The difference between the properties of the various carbohydrates is simply the types of linkages in the molecules’ carbon backbone.

But of course this is offset by the fact that wood burns, whereas other carbohydrates don’t. A simplistic representation of this may be:

CH2O + O2 = CO2 + H2O

That is, carbohydrate (wood) + oxygen = carbon dioxide + water.

Interestingly, if we reverse the process that happens when the wood burns, we come up with

CO2 + H2O = CH2O + O2

As it happens, this process is photosynthesis, the natural process that converts carbon dioxide and water into wood and oxygen. This is the simplest and most important process that is part of the carbon cycle.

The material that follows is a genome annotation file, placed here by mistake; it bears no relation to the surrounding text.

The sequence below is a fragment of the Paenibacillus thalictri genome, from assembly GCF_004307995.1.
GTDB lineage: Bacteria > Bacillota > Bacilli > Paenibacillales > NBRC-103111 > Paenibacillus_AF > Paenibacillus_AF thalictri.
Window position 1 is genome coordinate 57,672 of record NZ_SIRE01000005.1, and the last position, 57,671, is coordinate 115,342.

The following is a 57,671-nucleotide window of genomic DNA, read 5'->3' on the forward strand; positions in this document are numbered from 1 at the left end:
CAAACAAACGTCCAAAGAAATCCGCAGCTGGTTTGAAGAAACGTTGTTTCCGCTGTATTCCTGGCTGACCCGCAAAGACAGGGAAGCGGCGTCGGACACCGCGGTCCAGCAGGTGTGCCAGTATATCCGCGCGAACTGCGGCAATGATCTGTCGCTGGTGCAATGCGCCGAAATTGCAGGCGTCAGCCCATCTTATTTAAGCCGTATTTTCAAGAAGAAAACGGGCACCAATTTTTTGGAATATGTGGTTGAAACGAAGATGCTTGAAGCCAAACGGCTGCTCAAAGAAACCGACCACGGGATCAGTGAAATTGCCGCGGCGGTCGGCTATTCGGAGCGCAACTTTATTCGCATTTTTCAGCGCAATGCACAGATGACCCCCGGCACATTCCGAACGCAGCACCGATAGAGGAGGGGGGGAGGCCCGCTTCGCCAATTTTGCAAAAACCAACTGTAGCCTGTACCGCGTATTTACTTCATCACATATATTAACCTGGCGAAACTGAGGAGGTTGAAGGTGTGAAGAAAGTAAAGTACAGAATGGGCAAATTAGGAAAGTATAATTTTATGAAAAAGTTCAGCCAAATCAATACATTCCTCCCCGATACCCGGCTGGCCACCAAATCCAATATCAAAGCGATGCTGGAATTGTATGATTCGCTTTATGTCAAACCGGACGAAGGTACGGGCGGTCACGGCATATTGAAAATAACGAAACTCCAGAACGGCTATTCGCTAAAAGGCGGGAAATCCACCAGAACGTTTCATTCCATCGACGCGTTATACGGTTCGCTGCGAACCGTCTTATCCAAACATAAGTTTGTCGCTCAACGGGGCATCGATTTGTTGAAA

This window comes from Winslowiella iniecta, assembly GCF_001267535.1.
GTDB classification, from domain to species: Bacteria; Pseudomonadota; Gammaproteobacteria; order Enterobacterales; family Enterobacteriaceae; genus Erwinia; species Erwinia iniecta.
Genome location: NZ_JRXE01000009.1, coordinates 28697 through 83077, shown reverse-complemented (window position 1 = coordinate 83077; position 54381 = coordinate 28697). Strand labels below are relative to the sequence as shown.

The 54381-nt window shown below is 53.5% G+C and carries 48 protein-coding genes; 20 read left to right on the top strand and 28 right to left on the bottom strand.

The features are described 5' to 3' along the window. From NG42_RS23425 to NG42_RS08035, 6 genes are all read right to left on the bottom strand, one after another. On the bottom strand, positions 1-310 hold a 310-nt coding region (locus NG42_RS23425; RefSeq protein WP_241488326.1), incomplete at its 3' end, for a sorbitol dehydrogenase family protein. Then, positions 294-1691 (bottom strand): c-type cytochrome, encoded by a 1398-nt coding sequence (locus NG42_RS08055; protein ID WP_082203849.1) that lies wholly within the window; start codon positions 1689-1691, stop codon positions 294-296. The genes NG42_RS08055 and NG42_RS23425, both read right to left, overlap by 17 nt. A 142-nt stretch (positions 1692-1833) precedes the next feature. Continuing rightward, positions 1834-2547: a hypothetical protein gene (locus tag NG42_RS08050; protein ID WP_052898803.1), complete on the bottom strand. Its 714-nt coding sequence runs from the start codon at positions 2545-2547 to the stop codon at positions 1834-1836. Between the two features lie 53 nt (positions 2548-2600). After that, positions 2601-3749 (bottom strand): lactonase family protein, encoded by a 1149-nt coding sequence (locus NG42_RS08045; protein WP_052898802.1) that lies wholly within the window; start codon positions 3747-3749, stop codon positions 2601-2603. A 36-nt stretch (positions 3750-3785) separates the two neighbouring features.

Another example is something rotting, or “going off”. You know what happens – you’ve left the milk out and when you come to it, it is all puffed up and bloated. When you open the lid you are met with a blast of rancid smelling gas.

This gas is in fact due to Volatile Fatty Acids (VFAs) from the milk fats. In fact, any naturally occurring oil or fat will produce the same result when in contact with water and oxygen. And of course this process happens very quickly – milk that is not refrigerated will begin this process within 24h. In fact the degradation of oils and fats is probably the most rapid biodegradation process that there is. Tip a bottle of rancid milk out by your front door today, and within 3 or 4 days the rancid smell will have disappeared.

The process may be represented as (using acetic acid as a simple carboxylic acid):

CH3COOH + 2O2 = 2CO2 + 2H2O

Note that soil is probably the most efficient catalyst for this process that there is, as it is full of the bacteria that catalyse this process. It was very common during the American Cilvil War, for example, for weather and erosion to uncover naked skeletons of soldiers that had been buried in shallow graves only a few months hence.